We will be updating this page as events unfold and new questions emerge.

Walkout IssuesSalariesFunding


Why are you closing schools during the strike? Can’t we have substitute teachers teaching students? Currently, we have around 150 substitutes, which doesn’t come close to the number of teachers we would need. Additionally, many also substitute in other districts.

If our schools don’t start on September 4, will we have to make up the missed day(s)? State law requires 180 days of instruction, and the state will grant no exceptions to that law because of a strike. Makeup days would first follow our inclement weather makeup days. However, final decisions about when strike-lost school days will be made up will be determined when the strike is complete. Possible make-up days can include Saturdays, winter break, spring break, non-student work days and/or days added at the end of the year. School cannot legally be held on Sundays or holidays.

Why are athletics allowed to continue while schools are closed? Coaches have a separate contract that would not be impacted by a CEA walkout.

What about childcare and preschool? All preschools and childcare and Community Education classes are tied to the school-year calendar and will be closed until school resumes.

I’m not in CEA, am I supposed to go to work? Employees who follow the school day calendar (9 and 10 month staff) will not report to work until the school year officially begins. Year round staff will work their normal schedule.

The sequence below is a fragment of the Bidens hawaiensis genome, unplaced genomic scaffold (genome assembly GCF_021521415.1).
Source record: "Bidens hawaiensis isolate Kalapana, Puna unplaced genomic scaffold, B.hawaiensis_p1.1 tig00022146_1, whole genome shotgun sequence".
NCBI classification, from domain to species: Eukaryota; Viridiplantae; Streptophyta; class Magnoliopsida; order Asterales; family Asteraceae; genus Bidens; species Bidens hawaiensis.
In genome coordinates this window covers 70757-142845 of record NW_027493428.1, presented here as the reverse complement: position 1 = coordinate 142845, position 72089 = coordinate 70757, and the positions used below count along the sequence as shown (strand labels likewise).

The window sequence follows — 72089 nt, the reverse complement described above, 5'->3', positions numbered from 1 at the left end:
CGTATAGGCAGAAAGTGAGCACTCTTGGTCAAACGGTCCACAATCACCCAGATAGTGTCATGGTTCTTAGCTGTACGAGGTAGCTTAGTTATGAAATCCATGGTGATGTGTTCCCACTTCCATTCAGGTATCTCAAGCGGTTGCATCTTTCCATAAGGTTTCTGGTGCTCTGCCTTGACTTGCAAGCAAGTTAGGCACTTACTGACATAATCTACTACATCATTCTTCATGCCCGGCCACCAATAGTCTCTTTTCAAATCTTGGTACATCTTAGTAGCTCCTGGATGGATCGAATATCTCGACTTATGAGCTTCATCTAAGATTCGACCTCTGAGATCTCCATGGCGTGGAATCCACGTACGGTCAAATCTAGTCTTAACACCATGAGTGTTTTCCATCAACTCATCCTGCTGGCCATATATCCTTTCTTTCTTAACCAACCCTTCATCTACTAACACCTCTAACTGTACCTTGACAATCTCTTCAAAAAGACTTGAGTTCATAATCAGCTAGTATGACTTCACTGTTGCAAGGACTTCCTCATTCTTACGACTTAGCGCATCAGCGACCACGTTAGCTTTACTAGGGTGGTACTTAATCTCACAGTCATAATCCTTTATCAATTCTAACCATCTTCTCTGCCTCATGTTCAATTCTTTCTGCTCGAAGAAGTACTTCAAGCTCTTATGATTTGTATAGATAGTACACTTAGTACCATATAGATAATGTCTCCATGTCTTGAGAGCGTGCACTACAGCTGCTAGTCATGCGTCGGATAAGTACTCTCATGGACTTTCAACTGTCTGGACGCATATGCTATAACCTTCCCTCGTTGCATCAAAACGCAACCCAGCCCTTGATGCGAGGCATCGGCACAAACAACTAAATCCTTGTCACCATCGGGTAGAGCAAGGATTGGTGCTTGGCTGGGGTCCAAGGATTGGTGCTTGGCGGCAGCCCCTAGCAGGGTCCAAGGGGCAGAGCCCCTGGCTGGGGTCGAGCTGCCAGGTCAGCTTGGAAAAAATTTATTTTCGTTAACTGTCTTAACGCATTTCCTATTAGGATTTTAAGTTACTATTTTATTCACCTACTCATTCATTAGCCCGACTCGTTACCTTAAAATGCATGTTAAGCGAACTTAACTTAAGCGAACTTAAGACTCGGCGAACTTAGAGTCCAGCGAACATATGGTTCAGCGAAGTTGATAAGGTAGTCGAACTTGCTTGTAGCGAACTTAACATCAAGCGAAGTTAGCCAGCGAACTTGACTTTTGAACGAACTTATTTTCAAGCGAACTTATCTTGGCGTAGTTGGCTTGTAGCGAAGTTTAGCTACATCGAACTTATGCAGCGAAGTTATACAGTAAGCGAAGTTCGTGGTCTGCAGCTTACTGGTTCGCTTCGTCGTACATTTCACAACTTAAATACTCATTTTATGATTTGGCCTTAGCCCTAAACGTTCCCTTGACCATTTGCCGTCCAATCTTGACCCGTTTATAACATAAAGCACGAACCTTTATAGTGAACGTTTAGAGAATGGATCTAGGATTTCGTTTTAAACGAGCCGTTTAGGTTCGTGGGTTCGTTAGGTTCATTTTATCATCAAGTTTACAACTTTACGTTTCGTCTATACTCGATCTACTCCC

How much are Camas teachers earning? When did they last receive a raise? Camas teachers have received raises on a regular basis. Over the last three years, teachers have seen increases between 16% and 19%. The McCleary decision puts benchmarks on starting, average, and top teacher salaries.  Average teacher salary is calculated by multiplying the staff mix, a calculation determined by the state that accounts for the experience of your staff, by the starting teacher value.

Total Comp (base + TRI) Starting Teacher Average Teacher Top Teacher
2014/15 $38,640 $60,077 $71,875
2015/16 $39,979 $63,137 $75,353
% Change 3.5% 5.1% 4.8%
2016/17 $41,769 $66,647 $78,727
% Change 4.5% 5.6% 4.5%
2017/18 $44,811 $71,525 $84,462
% Change 7.3% 7.3% 7.3%
3  yr % Change 16.0% 19.1% 17.5%

Why did the CSD post a link to salary information for all Camas employees via a media outlet?
This information has been published for years by multiple news agencies.  When one group talks about salaries, people often wonder about the salaries for other groups–administration in particular, and we received questions about various staff positions. At our board meeting on 8/13/18, a request was made to remove the link.  We have removed the link and have posted the salary schedule for 2017-18 with TRI included instead.

The salary information is inaccurate. It doesn’t reflect my W-2, what I pay out of pocket for health insurance or how much I’m spending on my student loans. The salary information the media posts is mined from OSPI budget documents and represents only budgeted information. Salary reflects the state’s salary schedule and Other Salary includes base salary, TRI, three additional days, professional development, stipends, and extra-curricular pay. Mandatory benefits include what the district covers for state retirement, FICA, Medicare, unemployment, and workers’ compensation. Extra work assignments are the only compensation not shown in the budget.

W-2 information rarely matches contract information as school district contracts and budgets operate on a school year calendar and the IRS Jan. – Dec. calendar. So our 2017 W-2 statements represented 8 months of any 2016-17 contract and four months of any 2017-18 contract.

It is absolutely true that our individual out-of-pocket expenses for health insurance, retirement or even student loans are not reflected in our budgets.